WASHINGTON (Reuters) – U.S. President Donald Trump on Wednesday cautioned fellow Republican Mitt Romney to be a “team player” after the former presidential candidate and incoming U.S. senator from Utah sharply criticized the president’s actions and questioned his character.
In a Washington Post essay published late on Tuesday, Romney suggested the U.S. leader had “caused dismay around the world” and said his presidency had “made a deep descent in December.”
“On balance, his conduct over the past two years … is evidence that the president has not risen to the mantle of the office,” said Romney, who takes up his new role in Washington on Thursday.
“The appointment of senior persons of lesser experience, the abandonment of allies who fight beside us, and the president’s thoughtless claim that America has long been a ‘sucker’ in world affairs all defined his presidency down,” he wrote.
The White House did not respond to a request for comment, but Trump fired back in a tweet early Wednesday morning that took aim at Romney’s failed bid for the White House in 2012.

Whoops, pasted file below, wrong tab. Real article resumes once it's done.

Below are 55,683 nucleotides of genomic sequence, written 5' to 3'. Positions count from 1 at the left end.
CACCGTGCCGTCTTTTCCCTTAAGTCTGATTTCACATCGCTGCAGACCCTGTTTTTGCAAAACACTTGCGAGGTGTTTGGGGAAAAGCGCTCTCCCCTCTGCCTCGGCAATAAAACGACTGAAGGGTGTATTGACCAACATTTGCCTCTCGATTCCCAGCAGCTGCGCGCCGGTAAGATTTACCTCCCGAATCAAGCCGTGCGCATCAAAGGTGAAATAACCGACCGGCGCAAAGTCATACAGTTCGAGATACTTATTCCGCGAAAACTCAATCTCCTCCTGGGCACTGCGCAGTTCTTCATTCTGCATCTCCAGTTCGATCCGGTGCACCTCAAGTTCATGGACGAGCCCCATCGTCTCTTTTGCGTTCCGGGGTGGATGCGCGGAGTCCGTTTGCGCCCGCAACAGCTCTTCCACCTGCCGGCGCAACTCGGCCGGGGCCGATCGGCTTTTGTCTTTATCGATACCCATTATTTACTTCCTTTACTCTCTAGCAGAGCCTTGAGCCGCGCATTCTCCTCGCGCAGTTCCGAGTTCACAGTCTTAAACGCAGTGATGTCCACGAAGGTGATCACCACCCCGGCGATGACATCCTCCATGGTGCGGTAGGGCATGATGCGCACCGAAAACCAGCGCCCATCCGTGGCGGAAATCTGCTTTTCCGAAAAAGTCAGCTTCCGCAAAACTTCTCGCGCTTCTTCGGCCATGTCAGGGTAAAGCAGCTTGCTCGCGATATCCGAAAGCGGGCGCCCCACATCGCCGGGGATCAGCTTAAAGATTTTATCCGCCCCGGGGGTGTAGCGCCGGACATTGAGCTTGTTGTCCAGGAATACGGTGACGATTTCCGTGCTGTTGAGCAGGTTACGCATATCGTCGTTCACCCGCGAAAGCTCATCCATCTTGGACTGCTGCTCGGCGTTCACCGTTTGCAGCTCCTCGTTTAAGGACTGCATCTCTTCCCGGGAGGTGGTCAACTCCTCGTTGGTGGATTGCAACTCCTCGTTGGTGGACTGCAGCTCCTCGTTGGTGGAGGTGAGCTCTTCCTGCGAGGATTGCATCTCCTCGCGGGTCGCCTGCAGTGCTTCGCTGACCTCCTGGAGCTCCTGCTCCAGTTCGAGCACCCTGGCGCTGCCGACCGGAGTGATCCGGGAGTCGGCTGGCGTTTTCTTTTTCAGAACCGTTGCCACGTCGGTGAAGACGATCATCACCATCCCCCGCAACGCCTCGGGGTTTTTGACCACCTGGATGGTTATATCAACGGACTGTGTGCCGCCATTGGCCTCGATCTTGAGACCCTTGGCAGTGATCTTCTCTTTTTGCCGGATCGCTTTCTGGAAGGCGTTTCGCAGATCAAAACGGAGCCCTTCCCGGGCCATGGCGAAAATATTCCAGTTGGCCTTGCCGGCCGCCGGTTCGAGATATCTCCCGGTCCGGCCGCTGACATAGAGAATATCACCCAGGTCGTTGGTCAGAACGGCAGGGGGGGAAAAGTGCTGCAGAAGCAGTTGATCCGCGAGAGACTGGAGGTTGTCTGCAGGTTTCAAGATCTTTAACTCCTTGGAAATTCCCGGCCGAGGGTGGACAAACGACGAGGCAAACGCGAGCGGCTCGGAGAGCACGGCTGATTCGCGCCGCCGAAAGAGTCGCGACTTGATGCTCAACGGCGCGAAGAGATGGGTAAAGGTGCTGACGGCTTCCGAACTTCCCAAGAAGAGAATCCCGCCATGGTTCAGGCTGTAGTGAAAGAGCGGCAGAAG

“Here we go with Mitt Romney, but so fast! Question will be, is he a Flake? I hope not. Would much prefer that Mitt focus on Border Security and so many other things where he can be helpful. I won big, and he didn’t. He should be happy for all Republicans. Be a TEAM player & WIN!” Trump wrote on Twitter.
The president appeared to reference outgoing U.S. Senator Jeff Flake, one of the few Republican lawmakers who publicly spoke out against Trump and drew the president’s wrath.
Representatives for Romney could not be immediately reached for comment to Trump’s tweet.
Romney had excoriated Trump during the 2016 presidential campaign as a “fraud” who was “playing the American public for suckers.” Trump shot back at the time, criticizing Romney’s 2012 loss to Democrat Barack Obama.
But the two appeared to bury their bitterness, with Trump briefly considering Romney for secretary of state after he won the 2016 presidential election and, in February 2018, endorsing Romney’s run for the Senate.
It is unclear whether any other Republican lawmakers will feel emboldened to criticize Trump ahead of his 2020 re-election bid or whether Trump will face any serious challengers for the Republican Party’s presidential nomination.
But in his essay on Tuesday, Romney sought to stake out a more independent position in his party and vowed to be a loud voice in Washington, which now includes a divided Congress as Democrats take control of the U.S. House of Representatives following their November election gains.
“I will speak out against significant statements or actions that are divisive, racist, sexist, anti-immigrant, dishonest or destructive to democratic institutions,” he wrote.
(This story adds day of week to paragraph one.)
Reporting by David Shepardson and Susan Heavey; Editing by Steve Orlofsky